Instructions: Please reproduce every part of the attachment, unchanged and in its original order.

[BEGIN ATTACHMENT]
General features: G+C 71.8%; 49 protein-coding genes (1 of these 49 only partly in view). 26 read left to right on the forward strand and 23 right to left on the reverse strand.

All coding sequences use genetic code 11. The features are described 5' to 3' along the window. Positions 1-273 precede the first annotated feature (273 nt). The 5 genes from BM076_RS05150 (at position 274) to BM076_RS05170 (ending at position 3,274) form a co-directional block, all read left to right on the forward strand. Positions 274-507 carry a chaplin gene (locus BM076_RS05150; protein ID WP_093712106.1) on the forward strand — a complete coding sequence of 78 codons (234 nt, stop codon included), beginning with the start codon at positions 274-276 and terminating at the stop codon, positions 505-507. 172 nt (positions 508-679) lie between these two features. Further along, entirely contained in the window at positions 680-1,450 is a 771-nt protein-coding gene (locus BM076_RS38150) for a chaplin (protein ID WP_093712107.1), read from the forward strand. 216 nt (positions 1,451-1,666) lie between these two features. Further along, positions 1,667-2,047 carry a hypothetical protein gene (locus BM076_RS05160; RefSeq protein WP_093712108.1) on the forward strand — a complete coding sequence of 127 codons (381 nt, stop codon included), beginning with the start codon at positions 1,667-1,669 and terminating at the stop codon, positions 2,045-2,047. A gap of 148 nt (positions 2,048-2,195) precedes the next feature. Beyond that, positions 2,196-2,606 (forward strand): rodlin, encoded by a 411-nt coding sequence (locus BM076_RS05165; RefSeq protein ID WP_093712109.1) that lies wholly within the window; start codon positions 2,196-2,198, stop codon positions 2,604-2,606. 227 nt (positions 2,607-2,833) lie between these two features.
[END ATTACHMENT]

General features: G+C 71.8%; 49 protein-coding genes (1 of these 49 only partly in view). 26 read left to right on the forward strand and 23 right to left on the reverse strand.

All coding sequences use genetic code 11. The features are described 5' to 3' along the window. Positions 1-273 precede the first annotated feature (273 nt). The 5 genes from BM076_RS05150 (at position 274) to BM076_RS05170 (ending at position 3,274) form a co-directional block, all read left to right on the forward strand. Positions 274-507 carry a chaplin gene (locus BM076_RS05150; protein ID WP_093712106.1) on the forward strand — a complete coding sequence of 78 codons (234 nt, stop codon included), beginning with the start codon at positions 274-276 and terminating at the stop codon, positions 505-507. 172 nt (positions 508-679) lie between these two features. Further along, entirely contained in the window at positions 680-1,450 is a 771-nt protein-coding gene (locus BM076_RS38150) for a chaplin (protein ID WP_093712107.1), read from the forward strand. 216 nt (positions 1,451-1,666) lie between these two features. Further along, positions 1,667-2,047 carry a hypothetical protein gene (locus BM076_RS05160; RefSeq protein WP_093712108.1) on the forward strand — a complete coding sequence of 127 codons (381 nt, stop codon included), beginning with the start codon at positions 1,667-1,669 and terminating at the stop codon, positions 2,045-2,047. A gap of 148 nt (positions 2,048-2,195) precedes the next feature. Beyond that, positions 2,196-2,606 (forward strand): rodlin, encoded by a 411-nt coding sequence (locus BM076_RS05165; RefSeq protein ID WP_093712109.1) that lies wholly within the window; start codon positions 2,196-2,198, stop codon positions 2,604-2,606. 227 nt (positions 2,607-2,833) lie between these two features.